FEBRUARY 22, 2007 -- A consortium of researchers say they have proved that a user, without prior knowledge of a network or an understanding of how to configure it, could create their own private optical network on demand, via a web page and Web services interface. The consortium's members also demonstrated the ability to automatically detect and re-route large data flows between countries along more optimal paths to improve customer service and provide greater network efficiency.
This series of announcements were made by HEAnet, Ireland's National Research and Education Network (NREN); Trinity College Dublin's Centre for Telecommunications Value Chain Research (CTVR); Barcelona's i2CAT, a non-profit organization that promotes research and innovation for advanced Internet technology; and Glimmerglass (search for Glimmerglass), a developer of optical switching platforms.
Using User Controlled LightPath (UCLP) software to control two Glimmerglass optical switches via a Web interface, a HEAnet user created a Gigabit Ethernet circuit from the i2CAT facility in Barcelona to Trinity College in Dublin, using a link from GÃ�ANT over a Layer 2 MPLS virtual leased-line network. The group says this demonstrated an agile optical Internet in which users and communities can define and determine network connections and desired bandwidth on demand as needed.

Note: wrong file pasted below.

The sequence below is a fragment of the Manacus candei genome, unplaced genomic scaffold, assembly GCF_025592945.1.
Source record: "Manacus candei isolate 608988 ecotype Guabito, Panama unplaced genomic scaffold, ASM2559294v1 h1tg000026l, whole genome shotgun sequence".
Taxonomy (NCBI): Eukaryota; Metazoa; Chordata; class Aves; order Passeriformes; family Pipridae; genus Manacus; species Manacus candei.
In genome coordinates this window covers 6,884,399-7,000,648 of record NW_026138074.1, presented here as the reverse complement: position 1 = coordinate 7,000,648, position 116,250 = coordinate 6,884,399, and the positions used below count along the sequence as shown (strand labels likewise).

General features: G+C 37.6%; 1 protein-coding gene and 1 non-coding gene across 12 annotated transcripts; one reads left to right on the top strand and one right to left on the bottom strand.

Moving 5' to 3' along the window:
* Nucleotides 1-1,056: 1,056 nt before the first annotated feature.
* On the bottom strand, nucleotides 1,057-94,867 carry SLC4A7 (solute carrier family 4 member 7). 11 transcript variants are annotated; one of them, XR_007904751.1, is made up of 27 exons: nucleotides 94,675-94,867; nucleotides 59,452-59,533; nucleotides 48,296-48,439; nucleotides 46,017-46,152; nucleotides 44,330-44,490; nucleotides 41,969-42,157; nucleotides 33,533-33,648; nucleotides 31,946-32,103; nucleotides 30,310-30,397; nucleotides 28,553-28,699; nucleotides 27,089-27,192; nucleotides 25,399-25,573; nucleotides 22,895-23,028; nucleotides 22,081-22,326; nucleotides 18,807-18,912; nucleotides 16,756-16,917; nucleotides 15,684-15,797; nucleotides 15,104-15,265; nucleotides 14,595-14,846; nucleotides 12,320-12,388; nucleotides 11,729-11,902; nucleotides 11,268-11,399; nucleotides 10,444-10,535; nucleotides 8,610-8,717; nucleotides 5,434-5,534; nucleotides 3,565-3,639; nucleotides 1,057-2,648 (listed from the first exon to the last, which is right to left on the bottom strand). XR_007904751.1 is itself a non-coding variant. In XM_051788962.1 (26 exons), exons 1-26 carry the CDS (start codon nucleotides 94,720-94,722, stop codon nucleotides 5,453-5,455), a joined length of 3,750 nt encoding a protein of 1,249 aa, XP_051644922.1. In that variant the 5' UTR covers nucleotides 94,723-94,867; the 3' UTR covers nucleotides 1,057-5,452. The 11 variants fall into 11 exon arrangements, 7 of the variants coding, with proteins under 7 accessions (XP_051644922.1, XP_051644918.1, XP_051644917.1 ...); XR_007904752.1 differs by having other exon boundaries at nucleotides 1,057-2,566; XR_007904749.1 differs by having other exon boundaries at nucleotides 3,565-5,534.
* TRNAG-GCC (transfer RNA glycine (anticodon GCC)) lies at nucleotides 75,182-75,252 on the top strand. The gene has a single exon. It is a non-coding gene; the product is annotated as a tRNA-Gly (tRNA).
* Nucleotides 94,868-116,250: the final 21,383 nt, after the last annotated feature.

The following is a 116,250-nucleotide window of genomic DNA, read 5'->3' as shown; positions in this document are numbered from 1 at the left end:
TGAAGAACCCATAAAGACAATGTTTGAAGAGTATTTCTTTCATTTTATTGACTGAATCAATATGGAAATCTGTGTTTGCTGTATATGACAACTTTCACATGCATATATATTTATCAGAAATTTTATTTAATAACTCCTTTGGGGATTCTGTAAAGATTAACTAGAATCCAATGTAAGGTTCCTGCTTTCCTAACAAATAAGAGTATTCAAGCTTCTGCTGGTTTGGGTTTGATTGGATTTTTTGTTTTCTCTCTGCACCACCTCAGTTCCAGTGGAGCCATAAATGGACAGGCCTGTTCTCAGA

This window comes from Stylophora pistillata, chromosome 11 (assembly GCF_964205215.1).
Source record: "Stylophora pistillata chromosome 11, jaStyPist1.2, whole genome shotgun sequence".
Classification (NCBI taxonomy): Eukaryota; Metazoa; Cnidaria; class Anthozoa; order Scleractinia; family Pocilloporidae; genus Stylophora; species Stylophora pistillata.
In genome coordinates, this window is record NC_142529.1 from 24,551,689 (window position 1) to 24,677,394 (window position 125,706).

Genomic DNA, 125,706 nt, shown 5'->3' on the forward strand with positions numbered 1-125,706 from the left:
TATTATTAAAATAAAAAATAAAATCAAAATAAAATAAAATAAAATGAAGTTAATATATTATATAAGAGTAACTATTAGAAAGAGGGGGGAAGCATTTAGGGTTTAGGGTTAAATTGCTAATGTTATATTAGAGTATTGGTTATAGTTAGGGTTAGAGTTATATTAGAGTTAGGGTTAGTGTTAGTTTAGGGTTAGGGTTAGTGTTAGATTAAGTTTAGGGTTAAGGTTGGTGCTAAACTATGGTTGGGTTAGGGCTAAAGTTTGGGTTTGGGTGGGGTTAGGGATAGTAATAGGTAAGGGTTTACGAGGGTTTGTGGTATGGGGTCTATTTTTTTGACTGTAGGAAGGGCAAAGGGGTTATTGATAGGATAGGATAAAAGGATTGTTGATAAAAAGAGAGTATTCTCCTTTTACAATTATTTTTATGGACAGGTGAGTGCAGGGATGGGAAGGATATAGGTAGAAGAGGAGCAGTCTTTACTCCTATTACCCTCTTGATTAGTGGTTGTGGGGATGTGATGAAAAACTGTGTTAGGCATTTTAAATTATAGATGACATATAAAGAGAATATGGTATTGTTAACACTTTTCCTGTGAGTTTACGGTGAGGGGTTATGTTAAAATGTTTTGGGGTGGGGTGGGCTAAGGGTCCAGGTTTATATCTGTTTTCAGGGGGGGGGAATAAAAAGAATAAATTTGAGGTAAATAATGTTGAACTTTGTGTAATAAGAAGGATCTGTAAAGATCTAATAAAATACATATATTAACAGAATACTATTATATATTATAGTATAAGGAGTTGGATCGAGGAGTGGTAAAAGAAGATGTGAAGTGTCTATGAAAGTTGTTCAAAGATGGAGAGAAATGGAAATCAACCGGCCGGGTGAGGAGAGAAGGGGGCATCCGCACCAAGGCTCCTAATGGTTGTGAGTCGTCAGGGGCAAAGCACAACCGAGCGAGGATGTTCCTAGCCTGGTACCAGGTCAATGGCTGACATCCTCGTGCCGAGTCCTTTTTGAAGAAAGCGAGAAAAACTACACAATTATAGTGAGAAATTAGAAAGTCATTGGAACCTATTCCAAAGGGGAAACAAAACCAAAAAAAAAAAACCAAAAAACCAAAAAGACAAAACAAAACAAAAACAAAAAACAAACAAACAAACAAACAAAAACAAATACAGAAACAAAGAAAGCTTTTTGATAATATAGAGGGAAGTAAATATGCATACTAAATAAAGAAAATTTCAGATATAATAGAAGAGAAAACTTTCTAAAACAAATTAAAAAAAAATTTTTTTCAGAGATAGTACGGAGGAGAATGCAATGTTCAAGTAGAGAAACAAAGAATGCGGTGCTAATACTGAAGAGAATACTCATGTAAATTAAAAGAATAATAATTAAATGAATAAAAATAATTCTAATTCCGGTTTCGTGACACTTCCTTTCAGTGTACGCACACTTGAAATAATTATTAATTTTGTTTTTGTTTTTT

"This is the first successful demonstration of using optical switches and UCLPv1.5 software," said Eoin Kenny, project manager, HEAnet. "It's important because, previous to this, UCLPv1.5 software had only been used with traditional SDH/SONET transmission or Ethernet equipment. This demonstration enabled a user to automatically request an optical link as part of complete end to end Gigabit Ethernet circuit from i2CAT in Barcelona to CTVR in Dublin."
In addition to i2CAT developing UCLPv1.5 software to control Glimmerglass all optical switches, CTVR was able to demonstrate how its IP flow software was able to create on demand pure optical links using UCLP's Web services and the Glimmerglass switches based on detecting IP flows, which were then switched to alternative optical paths.
This technique is often referred to as optical IP switching (OIS). OIS is a technique developed at CTVR that can be embedded in IP routers. It analyzes and correlates IP packets, and if IP flows appear with specific characteristics the router establishes an optical cut-through path between its upstream and downstream neighbors, requesting the upstream node to place all the packets belonging to the flow into the new path. The newly generated trail bypasses the IP layer of the router, as the packets transparently flow from the upstream to the downstream neighbor.